Motor graders have traditionally been the domain of only the most experienced equipment operators. The complexity of the controls and the finesse required to maintain precise grades have often necessitated an extensive learning curve — in some cases, years of regular use.
Most manufacturers are striving to reduce this learning curve via increased automation of machine functions. This automation can be largely attributed to advances in electronics — a byproduct of emissions control technology.
"Every engine manufacturer had to figure out a way to make their engines burn cleaner, yet still be very productive, capable engines," notes Howard Woolard, motor grader commercial manager, Caterpillar Motor Grader Product Group. "It stirred the creativity that led to electronic engine controls."
Electronic engine controls were initially introduced with Tier II designs. They not only delivered emissions compliance, they provided improved overall power management. "It allowed us to electronically control the engines and change the characteristics of how the engines performed based on what the customer was trying to do with the machine," says Woolard.
The electronics have since been married to other machine systems, serving as the "building blocks" for greater automation of key motor grader functions.
Mating electronics with hydraulics
Electronically-controlled hydraulic valves have enabled load-sensing hydraulics to become almost a "given" on today's motor graders.
"In LeeBoy models, this gives the operator better blade control through more accurate metering of cylinders," says Keith Lee, research and development at LeeBoy. "For the operator, the 'feel' while grading is better and blade movement is more constant and precise."
Electronic control of hydraulics has also produced improvements in all-wheel-drive systems. For example, both Volvo and Deere use a two-pump configuration to provide independent control of hydraulic flow to each front wheel hydrostatic motor.
Caterpillar also offers this feature on its M-Series models. "The dedicated pumps help us to control flow to the front wheels more than ever before," says Wade Porter, marketing supervisor, Caterpillar Motor Grader Product Group. "We've dramatically increased the overall torque by 52%, which has really helped us in terms of the tractive effort with the six-wheel drive."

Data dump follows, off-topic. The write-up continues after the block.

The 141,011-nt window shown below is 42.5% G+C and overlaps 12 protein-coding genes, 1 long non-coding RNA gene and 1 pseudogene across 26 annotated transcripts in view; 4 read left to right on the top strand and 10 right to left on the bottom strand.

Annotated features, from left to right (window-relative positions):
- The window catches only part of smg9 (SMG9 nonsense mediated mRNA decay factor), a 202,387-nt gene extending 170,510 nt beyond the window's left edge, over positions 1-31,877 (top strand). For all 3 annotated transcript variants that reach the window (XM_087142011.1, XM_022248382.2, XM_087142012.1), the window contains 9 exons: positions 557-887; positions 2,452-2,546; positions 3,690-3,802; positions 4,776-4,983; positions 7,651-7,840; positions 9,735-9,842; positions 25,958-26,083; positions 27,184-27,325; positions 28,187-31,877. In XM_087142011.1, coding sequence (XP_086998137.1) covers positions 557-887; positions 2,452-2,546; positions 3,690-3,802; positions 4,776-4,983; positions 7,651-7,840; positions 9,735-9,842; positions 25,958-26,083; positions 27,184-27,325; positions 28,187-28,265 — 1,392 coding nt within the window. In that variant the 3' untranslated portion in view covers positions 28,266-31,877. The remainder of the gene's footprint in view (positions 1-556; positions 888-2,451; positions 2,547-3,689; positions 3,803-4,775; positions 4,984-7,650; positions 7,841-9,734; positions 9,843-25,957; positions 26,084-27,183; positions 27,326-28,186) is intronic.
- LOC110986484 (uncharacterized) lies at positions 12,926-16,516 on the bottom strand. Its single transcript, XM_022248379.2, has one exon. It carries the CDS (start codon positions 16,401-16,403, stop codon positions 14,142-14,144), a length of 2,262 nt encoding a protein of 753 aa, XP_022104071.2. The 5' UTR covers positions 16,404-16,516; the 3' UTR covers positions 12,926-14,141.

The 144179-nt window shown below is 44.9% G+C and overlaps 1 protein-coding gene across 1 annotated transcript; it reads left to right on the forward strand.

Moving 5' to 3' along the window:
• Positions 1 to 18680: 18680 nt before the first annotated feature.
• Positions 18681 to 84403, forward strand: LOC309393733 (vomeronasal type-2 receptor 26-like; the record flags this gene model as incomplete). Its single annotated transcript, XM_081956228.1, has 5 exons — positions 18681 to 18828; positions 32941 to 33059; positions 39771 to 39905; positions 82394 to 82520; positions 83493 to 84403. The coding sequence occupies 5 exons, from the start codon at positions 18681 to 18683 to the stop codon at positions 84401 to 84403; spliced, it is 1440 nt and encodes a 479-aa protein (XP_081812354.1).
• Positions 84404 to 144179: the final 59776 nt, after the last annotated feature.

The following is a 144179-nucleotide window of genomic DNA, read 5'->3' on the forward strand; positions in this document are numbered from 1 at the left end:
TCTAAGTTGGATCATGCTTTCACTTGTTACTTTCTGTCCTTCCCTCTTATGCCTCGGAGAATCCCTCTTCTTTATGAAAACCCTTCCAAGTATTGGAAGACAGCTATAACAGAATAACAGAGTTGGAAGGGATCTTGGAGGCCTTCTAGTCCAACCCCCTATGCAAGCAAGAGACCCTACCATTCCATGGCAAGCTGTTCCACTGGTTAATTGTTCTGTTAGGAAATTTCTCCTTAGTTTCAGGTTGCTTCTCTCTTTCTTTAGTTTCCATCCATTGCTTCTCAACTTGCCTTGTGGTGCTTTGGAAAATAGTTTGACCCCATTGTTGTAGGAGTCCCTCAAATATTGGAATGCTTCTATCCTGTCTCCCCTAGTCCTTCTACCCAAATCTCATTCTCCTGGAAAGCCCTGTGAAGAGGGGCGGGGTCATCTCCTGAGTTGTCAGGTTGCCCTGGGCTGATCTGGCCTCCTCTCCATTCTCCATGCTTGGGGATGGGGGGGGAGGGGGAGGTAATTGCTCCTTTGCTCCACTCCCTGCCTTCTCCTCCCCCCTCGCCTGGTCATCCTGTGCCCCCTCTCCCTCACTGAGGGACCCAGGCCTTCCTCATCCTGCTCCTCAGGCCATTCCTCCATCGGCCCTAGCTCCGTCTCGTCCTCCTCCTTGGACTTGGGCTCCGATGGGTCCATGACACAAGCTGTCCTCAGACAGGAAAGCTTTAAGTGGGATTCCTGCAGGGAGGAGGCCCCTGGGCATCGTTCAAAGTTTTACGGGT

It has also led to a hydrostatic-only mode (transmission neutralized) for the all-wheel-drive system. "This allows us to essentially dial down and precisely control our ground speed in certain applications, like cul de sac work where you already have your curb set and you don't want to damage it, for instance," says Porter. "Being able to dial that machine down below 1 mph and be able to just creep along for precision control is really essential."
Volvo includes an enhanced "Creep Mode" on its G900 Series motor graders, as well. When operating at speeds below 2.5 mph, this mode enables the operator to grade using only the hydrostatic front-wheel drive, while the rear tandems roll freely to minimize scuffing and rework. The result is smoother starts and stops and more precise passes.
A patent-pending automated steering compensation system is also featured on Caterpillar's M-Series. "Through the communication between the electronic control modules, we are automatically turning the outside tire 21% faster than the inside tire when we are in a six-wheel power turn," Porter explains. "That helps out in loose underfoot conditions where you really need your all-wheel-drive system working for you." It also cuts the turning radius by as much as 15 ft.
Electronics have played a significant role in recent enhancements to grader transmissions.
"We have an electronic shift management system for the transmission, for example," says Ed Samera, vice president, North America Heavy Products, Terex Construction Americas. "The operator can just put it in forward or reverse and it will shift multiple gears without having to do anything else. That is controlled electronically, coupled with the electronics of the engine to optimize fuel and meet emission requirements."